Dean pushed the door shut and dragged the first piece of furniture he could grab – a chair – over to barricade it. Sam started to go to each window, closing the shutters and drawing the drapes; the move was perfunctory, but might at least stop anyone getting a clear shot off through the windows.
The cottage itself had obviously been unused for a long time. The small foyer was empty and quiet and the hardwood floor was covered in about an inch of dust
The room where Sam and Dean found themselves looked more like a storage area than a place that had ever served any kind of function. Cobwebs lined the corners and dangled from the lamp hanging from the ceiling, and the large fireplace was filled with years' worth of ashes. A mounted trophy of a deer with antlers looked like the mildew had gotten to it before the place was abandoned, and the shelf rack in the corner had two broken shelves. There was furniture piled up in random places – a cot in the corner, an old termite-damaged desk near the wall and an end table with drawers that Dean went to rifle through right away.
"Anything useful?" Sam asked, navigating gingerly around an old couch in the middle of the room.
"What do you think?" Dean wheezed, examining the broken telephone on the end table with a look of disgust. He went to the other entrance to the room and barricaded that as well, and then tried to get a glimpse out the window.
"They out there?" Sam asked.
"No, Sam, they just up and decided that after going through the trouble of chasing us here they'd take a coffee break," Dean snapped, jerking his head toward the window. "See that?"
Sam shifted to the side near the window, peeking through the closed curtain so as not to present a target. The hunters were surrounding the house, armed but without the cars after all. "Crap. I'd say there's still at least seven out there."
"No shortage of ugly," Dean agreed. "Any ideas yet?"
"Considering this is usually the point in time where we haul out the salt or draw a banishing sigil, not so much," Sam replied. "Take 'em out one at a time?"
"That's as far as I got too –"
There was a blast of sound as someone came crashing through the nearest window, tearing the blinds as he knocked into Sam, who made a pained noise as the solid body collided with his injured arm, and slumped to one side.
The hunter – Spencer – tried to knock Dean's skull in with the butt of his shotgun, but Dean grabbed out, stopping the blow, at the cost of sacrificing his footing. Spencer threw his whole weight against him, heaving Dean backward; he landed on the table which broke beneath him, sending a cloud of dust in the air while the shotgun flew from his hands.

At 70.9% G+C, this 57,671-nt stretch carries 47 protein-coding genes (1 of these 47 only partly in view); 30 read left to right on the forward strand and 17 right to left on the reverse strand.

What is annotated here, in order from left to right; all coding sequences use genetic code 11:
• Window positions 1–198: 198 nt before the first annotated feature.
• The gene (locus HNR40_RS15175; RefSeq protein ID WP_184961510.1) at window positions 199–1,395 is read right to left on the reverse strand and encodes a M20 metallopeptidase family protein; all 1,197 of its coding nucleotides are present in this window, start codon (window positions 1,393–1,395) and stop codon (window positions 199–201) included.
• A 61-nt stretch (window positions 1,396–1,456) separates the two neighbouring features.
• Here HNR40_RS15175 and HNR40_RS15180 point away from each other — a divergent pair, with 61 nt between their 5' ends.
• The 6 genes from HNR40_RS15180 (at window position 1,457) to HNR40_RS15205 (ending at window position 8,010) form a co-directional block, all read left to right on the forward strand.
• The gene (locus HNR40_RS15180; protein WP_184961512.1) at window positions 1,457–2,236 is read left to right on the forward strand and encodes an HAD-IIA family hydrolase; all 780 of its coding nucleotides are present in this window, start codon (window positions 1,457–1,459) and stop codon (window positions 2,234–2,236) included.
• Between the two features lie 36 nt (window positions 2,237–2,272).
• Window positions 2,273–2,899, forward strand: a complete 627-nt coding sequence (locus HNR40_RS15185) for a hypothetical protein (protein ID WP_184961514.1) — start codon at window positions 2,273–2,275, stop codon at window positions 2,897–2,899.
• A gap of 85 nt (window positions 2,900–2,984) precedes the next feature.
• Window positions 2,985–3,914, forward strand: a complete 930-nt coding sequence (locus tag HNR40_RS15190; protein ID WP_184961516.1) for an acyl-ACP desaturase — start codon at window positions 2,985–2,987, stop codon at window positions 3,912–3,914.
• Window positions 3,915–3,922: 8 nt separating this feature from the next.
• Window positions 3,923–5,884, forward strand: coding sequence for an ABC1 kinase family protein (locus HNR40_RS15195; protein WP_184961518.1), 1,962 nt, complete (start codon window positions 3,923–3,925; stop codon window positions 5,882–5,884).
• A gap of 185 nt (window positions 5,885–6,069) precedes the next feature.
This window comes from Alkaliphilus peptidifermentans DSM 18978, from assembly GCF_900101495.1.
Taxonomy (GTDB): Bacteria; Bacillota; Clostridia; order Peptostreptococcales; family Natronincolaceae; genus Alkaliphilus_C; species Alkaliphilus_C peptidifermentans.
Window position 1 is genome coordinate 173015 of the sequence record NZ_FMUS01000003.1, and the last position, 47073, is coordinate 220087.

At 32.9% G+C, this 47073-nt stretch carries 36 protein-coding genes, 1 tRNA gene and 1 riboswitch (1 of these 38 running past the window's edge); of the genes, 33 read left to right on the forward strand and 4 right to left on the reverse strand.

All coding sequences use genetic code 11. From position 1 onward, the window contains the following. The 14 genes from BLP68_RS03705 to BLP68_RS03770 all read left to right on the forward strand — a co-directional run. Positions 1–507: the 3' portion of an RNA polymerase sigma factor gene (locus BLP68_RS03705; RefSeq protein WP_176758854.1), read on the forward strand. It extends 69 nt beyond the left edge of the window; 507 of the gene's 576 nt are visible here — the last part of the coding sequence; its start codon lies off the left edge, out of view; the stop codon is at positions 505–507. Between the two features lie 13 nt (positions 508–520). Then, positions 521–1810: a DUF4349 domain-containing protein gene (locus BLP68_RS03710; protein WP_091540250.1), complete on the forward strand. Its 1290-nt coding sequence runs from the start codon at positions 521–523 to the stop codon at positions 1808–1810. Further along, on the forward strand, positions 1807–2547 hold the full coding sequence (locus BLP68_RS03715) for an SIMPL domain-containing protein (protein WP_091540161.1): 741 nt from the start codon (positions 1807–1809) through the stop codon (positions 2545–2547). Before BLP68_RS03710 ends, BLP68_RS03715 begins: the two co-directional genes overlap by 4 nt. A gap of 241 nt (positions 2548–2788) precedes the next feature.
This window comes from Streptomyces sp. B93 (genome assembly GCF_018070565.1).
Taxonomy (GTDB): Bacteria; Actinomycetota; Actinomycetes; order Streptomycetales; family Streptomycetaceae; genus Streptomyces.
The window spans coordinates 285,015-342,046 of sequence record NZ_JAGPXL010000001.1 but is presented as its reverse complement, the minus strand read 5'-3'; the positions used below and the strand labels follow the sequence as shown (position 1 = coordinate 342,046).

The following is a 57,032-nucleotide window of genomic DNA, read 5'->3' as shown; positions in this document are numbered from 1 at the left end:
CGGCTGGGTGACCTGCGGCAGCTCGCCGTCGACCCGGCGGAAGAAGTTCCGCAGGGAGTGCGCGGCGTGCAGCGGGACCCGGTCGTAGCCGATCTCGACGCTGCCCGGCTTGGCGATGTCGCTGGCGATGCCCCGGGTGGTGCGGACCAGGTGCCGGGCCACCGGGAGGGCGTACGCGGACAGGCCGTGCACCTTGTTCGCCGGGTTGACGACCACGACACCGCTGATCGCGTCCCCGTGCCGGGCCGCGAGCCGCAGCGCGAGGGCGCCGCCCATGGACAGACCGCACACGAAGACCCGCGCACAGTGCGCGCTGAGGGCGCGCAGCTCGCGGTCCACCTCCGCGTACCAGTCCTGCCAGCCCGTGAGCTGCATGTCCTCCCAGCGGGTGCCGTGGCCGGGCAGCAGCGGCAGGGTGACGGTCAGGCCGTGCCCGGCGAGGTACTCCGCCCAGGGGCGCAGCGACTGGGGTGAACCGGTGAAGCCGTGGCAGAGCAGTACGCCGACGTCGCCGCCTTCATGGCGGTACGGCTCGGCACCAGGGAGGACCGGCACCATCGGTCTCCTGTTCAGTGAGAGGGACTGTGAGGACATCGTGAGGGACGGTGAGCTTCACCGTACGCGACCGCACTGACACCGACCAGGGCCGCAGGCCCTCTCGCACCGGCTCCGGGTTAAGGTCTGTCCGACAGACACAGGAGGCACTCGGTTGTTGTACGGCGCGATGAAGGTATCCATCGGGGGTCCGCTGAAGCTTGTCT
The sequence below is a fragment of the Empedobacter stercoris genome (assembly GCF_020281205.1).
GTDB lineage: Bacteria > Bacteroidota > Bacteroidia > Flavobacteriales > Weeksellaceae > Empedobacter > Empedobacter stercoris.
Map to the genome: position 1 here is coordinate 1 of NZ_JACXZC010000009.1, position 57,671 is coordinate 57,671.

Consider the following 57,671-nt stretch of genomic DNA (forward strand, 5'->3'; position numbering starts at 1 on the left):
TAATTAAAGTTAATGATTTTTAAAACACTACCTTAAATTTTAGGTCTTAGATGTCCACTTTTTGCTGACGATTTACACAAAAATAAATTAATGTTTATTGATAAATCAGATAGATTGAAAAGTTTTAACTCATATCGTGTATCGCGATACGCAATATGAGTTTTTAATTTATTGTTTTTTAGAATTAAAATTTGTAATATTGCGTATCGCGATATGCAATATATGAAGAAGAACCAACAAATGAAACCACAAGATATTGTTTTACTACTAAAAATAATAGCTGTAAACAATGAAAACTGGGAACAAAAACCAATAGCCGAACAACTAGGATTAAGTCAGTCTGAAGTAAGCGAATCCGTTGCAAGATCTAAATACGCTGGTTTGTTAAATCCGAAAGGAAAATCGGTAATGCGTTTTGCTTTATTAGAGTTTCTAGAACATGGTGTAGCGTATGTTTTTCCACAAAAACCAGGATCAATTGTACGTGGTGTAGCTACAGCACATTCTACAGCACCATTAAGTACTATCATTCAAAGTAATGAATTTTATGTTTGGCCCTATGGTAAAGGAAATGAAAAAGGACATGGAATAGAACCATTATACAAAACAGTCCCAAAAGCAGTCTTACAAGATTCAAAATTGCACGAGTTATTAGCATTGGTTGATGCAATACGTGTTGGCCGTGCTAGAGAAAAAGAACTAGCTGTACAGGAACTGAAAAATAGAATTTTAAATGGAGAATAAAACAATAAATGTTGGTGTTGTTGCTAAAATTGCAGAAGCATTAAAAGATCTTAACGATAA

Spencer recovered himself and pulled out his bowie-knife; he tried to take a swipe, but Dean managed to avoid it at the last second by rolling off of the ruined table.
Sam, now on his feet again as well, attempted to tackle the hunter from behind. But Spencer sensed him coming and turned to catch Sam by the throat, then pulled back his free arm - knife glinting in the dusky light.
With the gun out of reach and a walking Alp about to gut his brother, Dean seized the closest thing at hand – the stuffed deer head from the wall – and charged Spencer, scoring him slightly in the side with one of the antlers. Spencer roared in pain, dropping a now gasping Sam, and whirled around to slash at Dean.
The deer head provided a decent barrier for now, blocking the knife the first time, but Dean knew he couldn't keep fighting with the taxidermy monstrosity forever. He shoved it forward, using it to maneuver Spencer aside as Sam, wheezing for breath, inched toward where the shotgun was still lying.
There was a crunching noise, and Dean realized another hunter was trying to come in; he had punched through the back door and was reaching around, trying to find the knob to unlock it.
The momentary distraction cost Dean.
A searing arc of pain throbbed across his senses; Spencer had managed to knick him in the arm. It would have been a lot worse if Dean hadn't shifted at the last second, but that move lost him his balance. He fell back onto the hard floor.
By now, Sam had managed to get the shotgun in hand and was aiming for Spencer, but before he could pull the trigger, the door was kicked in and Dale glided into the room.
He came at Sam with a machete, which Sam blocked using the butt of the gun; he snapped it forward, dislodging the machete, and then tried to land a knock-out blow. The gun connected with Dale's cheekbone, but it didn't do anything to slow him down.
Dale jutted his head forward over the handle of the rifle, head-butting Sam hard enough that he staggered back and loosened his hold on the gun. Before he could correct his grip, Dale threw him roughly away from him, slamming him into the shelf rack. As the gun dropped again, Dale came at Sam with a right cross to the face and an uppercut to the solar plexus.
Sam doubled over, almost on the ground; as Dale leaned over him, no doubt to bring down the final blow, Sam caught sight of the machete at his feet. Snatching it, he thrust upward and plunged it into Dale's chest.
Dale choked, eyes widening at the fatal blow.
Across the room, Spencer was closing in on Dean, who was still weaponless. Sam darted forward, machete in hand, but Dean was already moving, stooping forward to grab the end of the throw rug beneath his assailant's feet. As he yanked it out from under him, Sam crouched down and grabbed the shotgun once again.